A camping chair. Your rower will sit with their crew and come off the water shattered. They need somewhere to relax and recover. Some schools only allow the Opens to have their own chairs, in which case send along a camping mat and a pillow.

A towel. Just in case. You never know. Also, if they have to have an ice-bath, they are going to need one.

Water. I used to cart along a 5 litre bottle, but now I just freeze a lot of 500ml bottles the night before. The water at Roodeplaat Dam is not safe to drink and rowers get dehydrated very quickly. It’s worthwhile adding a sachet of Rehydrate to the water.

Chocolate milk. I don’t know why, but after a race this perks them right up.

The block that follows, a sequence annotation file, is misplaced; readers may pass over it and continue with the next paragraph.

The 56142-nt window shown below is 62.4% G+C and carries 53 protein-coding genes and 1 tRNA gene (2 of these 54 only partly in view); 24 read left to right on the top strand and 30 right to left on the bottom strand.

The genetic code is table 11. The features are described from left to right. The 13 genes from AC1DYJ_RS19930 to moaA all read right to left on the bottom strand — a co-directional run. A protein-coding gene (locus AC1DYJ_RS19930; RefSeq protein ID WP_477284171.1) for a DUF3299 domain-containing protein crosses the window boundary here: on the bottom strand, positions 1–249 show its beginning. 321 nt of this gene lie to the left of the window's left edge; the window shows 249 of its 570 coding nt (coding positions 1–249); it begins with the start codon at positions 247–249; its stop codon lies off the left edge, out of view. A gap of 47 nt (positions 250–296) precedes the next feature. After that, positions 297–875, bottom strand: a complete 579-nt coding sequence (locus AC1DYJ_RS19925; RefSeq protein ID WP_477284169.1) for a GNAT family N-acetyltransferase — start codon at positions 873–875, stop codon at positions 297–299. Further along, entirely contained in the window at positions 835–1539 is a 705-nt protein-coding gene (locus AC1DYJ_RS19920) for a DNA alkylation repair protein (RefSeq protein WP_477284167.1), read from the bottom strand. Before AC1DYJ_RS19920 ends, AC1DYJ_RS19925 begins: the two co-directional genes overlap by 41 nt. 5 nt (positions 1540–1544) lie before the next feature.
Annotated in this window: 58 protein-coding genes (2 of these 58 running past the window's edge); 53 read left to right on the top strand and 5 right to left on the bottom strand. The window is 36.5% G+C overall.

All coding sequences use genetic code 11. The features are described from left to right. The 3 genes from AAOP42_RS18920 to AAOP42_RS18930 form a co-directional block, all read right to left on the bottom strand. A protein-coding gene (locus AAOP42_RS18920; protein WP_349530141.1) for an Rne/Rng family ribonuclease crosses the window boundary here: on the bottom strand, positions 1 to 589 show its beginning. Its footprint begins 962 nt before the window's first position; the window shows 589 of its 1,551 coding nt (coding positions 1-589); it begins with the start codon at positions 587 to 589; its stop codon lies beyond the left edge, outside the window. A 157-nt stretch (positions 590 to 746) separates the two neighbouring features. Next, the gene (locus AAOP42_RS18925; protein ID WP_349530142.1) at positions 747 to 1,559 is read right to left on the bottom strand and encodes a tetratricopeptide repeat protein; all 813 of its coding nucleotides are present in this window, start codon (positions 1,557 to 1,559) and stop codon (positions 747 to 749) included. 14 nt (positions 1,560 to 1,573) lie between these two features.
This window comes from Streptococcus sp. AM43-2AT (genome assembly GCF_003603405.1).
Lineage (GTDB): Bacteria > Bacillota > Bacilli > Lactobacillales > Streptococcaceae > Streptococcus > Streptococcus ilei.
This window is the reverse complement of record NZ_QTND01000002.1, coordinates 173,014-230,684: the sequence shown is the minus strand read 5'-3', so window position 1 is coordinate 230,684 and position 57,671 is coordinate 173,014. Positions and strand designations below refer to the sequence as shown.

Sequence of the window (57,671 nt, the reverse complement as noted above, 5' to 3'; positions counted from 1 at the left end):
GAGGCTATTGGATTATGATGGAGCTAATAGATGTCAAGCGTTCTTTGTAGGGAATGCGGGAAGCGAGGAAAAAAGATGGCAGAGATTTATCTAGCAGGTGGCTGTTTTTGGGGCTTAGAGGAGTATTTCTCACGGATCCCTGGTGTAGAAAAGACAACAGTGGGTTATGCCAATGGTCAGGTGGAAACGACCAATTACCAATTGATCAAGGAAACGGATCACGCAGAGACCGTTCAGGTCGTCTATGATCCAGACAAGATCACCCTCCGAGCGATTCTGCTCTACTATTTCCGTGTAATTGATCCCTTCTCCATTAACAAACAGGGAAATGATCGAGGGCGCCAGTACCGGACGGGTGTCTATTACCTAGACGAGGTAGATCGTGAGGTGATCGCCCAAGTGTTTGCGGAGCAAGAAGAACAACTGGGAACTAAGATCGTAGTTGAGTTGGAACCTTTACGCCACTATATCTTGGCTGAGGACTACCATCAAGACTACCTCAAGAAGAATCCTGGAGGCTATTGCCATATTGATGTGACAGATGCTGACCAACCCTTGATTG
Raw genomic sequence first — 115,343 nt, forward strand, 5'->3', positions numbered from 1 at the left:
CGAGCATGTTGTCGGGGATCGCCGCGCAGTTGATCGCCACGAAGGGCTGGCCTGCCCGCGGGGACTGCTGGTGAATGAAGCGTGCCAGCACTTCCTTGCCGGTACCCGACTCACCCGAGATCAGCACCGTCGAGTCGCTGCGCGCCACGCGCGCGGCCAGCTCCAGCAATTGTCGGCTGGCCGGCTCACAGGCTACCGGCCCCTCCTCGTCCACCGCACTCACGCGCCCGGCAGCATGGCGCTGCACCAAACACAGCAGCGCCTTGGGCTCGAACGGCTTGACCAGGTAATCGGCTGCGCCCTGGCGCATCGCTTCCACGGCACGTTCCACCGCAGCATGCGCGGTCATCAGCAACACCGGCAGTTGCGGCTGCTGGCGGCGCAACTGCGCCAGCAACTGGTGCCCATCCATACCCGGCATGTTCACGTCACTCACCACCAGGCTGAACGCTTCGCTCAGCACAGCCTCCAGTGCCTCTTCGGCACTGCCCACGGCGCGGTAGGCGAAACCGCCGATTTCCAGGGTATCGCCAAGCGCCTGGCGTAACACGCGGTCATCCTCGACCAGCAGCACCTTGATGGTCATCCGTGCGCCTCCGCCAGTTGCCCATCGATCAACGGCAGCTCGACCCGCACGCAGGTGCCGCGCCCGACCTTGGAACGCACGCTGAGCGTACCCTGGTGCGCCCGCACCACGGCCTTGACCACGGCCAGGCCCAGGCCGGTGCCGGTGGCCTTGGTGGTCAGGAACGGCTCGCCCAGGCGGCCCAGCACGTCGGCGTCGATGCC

Food. Rowers eat a lot and they need a lot of protein to recover. Make sure you pack some biltong (for the protein) and fruit. Once they come off the water they’re hot, exhausted and faintly nauseous. They can buy a prego roll when they want to, but make sure they have healthy snacks to munch on all day.

Ice packs. These will keep the food cold, but are also excellent to cool down an over-heated rower.

Sunglasses. Your rower will need a good pair on anti-glare glasses to wear on the water.

Hat / cap: Obviously, their school one.

School uniform. This isn’t always essential, but at the big regattas, they will need to change into their formal uniform for prizegiving. Put it on a hanger and cover it with a garbage bag to keep it dry and clean.